Harry Potter Hogwarts Battle is a Cooperative Deck-Building Game made by USAopoly. In the game, you and your friends assume the roles of wizarding students: Harry, Ron, Hermione and/or Neville. Then you will work together with your friends to take down the villains from each Harry Potter Book successively. You’ll start off with Book 1, taking on the likes of Malfoy, Crabbe and Goyle, but by the end of the 7 book campaign you’ll have to destroy Horcruxes, and defeat Bellatrix and Voldemort.
What’s in the Hogwarts Battle box?
With this game you get:
- 252 cards
- 4 dice
- 7 game boxes
- 7 game rules
- 4 player boards
- 8 villain control tokens
- 70 chip pieces
- 1 Main Game Board
What is a Deck Building Game?
A deck-building game is a card game where players construct the strongest deck they can as the cornerstone of gameplay, in order to defeat their opponents. Typically, Deck Building Games provide a type of game currency which allows players to buy more cards to add to their decks. You will try to buy better cards during the game to make your deck stronger. Most Deck Building Games provide a complete set of cards in the box, and you don’t need to buy anything else to enjoy the game – unlike card games like Pokemon and Yu-Gi-Oh! Some of the more popular Deck Builders are Clank!, Star Realms, and Dominion.
What is a Cooperative Game?
In a cooperative game, players work together in order to achieve a goal. The players typically play against the game and the game’s controlled villains. In typical board games, there is one winner, and everyone else loses. In Cooperative games, you win or lose as a group. Some of the more popular Cooperative games are Pandemic, Arkham Horror and Forbidden Island. Cooperative games are great for families and close friends.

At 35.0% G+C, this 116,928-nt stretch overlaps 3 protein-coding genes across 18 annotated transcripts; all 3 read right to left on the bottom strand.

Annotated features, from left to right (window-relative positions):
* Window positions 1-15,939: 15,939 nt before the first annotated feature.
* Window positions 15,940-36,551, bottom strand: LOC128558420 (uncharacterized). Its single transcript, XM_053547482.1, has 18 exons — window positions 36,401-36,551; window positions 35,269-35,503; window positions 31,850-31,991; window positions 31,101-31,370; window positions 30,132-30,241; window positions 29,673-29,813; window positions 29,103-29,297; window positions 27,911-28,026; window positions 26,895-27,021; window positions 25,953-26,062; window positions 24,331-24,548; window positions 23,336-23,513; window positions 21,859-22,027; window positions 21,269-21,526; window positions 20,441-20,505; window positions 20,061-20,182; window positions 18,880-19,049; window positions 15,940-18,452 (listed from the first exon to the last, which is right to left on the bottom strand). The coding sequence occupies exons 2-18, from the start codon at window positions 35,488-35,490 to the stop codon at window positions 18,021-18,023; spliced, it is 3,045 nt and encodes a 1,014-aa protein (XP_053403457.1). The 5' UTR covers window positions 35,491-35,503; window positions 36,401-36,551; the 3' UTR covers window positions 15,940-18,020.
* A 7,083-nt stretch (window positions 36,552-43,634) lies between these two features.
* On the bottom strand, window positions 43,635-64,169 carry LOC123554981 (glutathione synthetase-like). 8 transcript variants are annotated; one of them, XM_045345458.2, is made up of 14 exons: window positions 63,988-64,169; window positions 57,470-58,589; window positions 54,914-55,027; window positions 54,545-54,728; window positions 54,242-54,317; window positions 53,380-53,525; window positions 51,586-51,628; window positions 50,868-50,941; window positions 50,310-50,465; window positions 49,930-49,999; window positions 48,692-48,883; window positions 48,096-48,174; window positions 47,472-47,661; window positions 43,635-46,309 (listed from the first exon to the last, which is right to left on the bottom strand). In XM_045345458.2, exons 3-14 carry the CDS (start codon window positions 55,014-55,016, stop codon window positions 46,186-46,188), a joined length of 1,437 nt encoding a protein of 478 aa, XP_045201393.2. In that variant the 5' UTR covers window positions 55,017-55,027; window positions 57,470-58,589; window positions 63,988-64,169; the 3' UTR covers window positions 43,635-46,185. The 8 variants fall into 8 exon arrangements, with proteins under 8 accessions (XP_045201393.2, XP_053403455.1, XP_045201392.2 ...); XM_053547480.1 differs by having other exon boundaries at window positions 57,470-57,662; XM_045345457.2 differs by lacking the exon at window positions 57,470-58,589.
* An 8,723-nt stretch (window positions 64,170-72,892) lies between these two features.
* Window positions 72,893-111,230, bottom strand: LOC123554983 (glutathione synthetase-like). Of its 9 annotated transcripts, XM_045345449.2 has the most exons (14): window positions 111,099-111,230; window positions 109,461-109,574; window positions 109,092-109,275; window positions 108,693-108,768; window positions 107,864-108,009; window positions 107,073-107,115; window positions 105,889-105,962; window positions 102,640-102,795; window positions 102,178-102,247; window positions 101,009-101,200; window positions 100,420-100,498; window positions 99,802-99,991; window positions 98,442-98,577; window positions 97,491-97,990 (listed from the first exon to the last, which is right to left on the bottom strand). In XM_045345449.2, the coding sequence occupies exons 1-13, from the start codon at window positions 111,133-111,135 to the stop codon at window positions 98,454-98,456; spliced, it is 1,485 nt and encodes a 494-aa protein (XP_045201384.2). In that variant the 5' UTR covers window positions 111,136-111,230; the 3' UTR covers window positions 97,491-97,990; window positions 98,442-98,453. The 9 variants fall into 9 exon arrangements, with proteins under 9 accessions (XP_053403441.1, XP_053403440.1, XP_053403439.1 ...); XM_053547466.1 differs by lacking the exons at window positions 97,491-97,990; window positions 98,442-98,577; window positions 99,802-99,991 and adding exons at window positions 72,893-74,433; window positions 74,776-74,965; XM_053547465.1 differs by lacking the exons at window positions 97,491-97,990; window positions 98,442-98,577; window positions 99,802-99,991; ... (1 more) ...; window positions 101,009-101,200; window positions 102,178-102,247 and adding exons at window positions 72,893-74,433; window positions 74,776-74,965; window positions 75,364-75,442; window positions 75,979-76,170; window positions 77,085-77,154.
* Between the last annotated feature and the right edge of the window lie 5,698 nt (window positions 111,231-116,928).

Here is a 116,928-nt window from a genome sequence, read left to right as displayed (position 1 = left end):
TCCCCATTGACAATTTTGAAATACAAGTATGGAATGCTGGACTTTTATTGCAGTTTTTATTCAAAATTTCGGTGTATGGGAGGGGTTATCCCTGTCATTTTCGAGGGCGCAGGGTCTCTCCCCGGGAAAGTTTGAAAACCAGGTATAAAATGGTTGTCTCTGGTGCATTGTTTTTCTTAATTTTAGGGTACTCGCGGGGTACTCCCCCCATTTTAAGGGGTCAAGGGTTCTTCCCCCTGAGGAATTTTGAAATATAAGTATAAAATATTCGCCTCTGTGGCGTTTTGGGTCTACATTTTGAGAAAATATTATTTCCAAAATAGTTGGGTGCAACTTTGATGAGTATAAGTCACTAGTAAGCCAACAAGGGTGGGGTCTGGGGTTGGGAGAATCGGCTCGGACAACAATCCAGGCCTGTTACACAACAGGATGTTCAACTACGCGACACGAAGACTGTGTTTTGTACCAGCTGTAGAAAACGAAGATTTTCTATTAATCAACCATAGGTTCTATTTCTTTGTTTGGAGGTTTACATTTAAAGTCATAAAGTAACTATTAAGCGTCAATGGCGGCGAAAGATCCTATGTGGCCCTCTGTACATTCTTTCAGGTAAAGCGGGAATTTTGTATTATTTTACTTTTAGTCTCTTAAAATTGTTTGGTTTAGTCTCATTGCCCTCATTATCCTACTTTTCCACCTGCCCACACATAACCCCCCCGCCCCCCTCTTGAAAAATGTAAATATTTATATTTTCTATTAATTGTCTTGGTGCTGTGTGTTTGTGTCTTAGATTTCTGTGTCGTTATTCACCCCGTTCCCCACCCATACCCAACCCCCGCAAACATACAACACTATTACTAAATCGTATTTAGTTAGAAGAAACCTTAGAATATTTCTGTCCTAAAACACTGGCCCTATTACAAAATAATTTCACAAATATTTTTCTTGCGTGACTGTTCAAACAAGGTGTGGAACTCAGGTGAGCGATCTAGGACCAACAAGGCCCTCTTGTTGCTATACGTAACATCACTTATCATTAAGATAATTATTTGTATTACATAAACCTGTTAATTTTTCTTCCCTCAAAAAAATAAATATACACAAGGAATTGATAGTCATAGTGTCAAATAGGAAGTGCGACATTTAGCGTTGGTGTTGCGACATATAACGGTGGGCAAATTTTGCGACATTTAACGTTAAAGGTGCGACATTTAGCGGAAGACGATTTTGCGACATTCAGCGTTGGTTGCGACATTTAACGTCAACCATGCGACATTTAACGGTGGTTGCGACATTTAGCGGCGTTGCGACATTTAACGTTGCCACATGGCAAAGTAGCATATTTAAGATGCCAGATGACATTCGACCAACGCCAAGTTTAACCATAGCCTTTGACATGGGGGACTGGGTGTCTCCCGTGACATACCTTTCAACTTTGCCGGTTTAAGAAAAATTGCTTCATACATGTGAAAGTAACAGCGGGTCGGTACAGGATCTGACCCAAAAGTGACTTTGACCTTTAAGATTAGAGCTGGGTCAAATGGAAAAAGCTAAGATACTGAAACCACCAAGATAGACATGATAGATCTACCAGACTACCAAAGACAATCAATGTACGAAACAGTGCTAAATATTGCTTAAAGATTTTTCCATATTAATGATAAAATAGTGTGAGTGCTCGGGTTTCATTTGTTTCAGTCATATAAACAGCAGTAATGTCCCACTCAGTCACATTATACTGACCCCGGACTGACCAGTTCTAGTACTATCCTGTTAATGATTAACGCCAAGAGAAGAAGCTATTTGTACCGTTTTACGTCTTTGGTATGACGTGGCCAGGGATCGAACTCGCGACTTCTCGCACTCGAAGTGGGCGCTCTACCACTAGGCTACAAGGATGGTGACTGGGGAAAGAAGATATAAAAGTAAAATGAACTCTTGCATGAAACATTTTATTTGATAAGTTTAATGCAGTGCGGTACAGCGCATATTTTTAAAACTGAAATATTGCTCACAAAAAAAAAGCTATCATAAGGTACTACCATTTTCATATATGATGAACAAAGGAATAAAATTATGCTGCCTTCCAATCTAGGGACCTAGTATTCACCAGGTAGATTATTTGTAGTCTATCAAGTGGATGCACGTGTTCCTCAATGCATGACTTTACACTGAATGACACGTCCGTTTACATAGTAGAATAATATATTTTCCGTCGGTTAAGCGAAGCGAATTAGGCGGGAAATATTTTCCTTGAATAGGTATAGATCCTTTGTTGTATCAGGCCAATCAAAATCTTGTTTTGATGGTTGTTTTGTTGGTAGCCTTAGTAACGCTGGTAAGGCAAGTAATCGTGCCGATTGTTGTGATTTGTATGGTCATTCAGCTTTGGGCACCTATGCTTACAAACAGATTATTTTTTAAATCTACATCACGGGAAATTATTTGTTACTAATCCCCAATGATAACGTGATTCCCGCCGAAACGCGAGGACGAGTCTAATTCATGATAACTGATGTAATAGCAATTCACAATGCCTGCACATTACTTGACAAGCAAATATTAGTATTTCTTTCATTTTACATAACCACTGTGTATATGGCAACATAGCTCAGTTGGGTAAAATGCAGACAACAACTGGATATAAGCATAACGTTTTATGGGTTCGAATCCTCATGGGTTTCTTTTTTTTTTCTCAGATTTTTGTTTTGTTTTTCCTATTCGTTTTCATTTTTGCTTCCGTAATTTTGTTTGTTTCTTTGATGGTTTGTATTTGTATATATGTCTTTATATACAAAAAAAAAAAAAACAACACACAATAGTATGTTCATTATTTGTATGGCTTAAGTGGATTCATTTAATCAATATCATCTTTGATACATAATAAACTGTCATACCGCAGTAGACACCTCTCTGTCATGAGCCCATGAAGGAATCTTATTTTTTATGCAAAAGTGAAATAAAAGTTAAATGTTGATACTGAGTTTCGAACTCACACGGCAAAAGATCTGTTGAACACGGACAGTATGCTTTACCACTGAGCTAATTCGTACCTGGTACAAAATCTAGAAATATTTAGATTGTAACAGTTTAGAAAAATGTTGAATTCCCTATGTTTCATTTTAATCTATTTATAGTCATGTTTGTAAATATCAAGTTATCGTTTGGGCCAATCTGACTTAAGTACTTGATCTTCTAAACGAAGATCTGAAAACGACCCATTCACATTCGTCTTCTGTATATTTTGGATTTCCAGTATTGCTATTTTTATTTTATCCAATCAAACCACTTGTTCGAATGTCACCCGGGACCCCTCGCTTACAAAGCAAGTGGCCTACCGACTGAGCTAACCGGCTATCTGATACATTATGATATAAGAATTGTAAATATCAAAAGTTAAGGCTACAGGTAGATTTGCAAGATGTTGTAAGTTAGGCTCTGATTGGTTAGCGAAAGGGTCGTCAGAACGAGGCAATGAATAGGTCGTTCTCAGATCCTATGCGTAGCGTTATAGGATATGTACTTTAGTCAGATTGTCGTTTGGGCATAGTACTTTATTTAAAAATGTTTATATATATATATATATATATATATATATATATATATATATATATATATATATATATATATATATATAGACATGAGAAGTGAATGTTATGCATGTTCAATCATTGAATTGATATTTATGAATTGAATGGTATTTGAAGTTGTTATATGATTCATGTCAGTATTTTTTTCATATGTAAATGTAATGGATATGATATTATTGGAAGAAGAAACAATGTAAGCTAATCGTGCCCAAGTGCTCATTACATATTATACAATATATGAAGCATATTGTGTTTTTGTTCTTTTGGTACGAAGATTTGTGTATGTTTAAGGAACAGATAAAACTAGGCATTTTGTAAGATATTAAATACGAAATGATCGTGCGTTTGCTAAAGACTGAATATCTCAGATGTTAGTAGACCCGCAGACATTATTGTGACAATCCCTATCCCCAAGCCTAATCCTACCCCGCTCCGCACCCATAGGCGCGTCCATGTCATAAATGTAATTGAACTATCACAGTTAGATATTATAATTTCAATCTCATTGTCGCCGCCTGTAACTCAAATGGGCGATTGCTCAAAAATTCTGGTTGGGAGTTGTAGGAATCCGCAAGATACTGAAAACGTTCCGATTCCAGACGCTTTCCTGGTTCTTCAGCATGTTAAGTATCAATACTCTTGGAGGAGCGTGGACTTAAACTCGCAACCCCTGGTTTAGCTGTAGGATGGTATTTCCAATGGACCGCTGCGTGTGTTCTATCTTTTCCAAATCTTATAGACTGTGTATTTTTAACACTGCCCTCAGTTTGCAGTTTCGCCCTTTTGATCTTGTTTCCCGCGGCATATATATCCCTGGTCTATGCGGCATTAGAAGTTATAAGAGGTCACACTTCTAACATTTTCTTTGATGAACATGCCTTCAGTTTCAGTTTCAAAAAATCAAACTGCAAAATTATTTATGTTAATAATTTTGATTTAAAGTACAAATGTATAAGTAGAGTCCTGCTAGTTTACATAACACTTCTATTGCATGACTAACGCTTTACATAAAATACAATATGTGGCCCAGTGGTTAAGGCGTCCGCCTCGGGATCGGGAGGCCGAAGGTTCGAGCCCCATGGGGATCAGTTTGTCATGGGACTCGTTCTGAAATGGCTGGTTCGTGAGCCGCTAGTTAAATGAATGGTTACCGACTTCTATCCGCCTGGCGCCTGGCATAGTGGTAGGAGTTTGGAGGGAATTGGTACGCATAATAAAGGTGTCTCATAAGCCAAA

How do you play Harry Potter: Hogwarts Battle
Here is a simple overview of game play. Evil is threatening to overrun Hogwarts Castle and it’s up to four students to ensure the safety of the school by defeating the villains. In the game, players take on the role of Harry, Ron, Hermione or Neville, and players work together to take down the villains.
The game eases players into the rules of deck builders. So this is a great introduction into deck building games for newer players. Each player will take their own customized starting deck (example: Harry grabs his personalized Potter deck and all it’s glorious cards).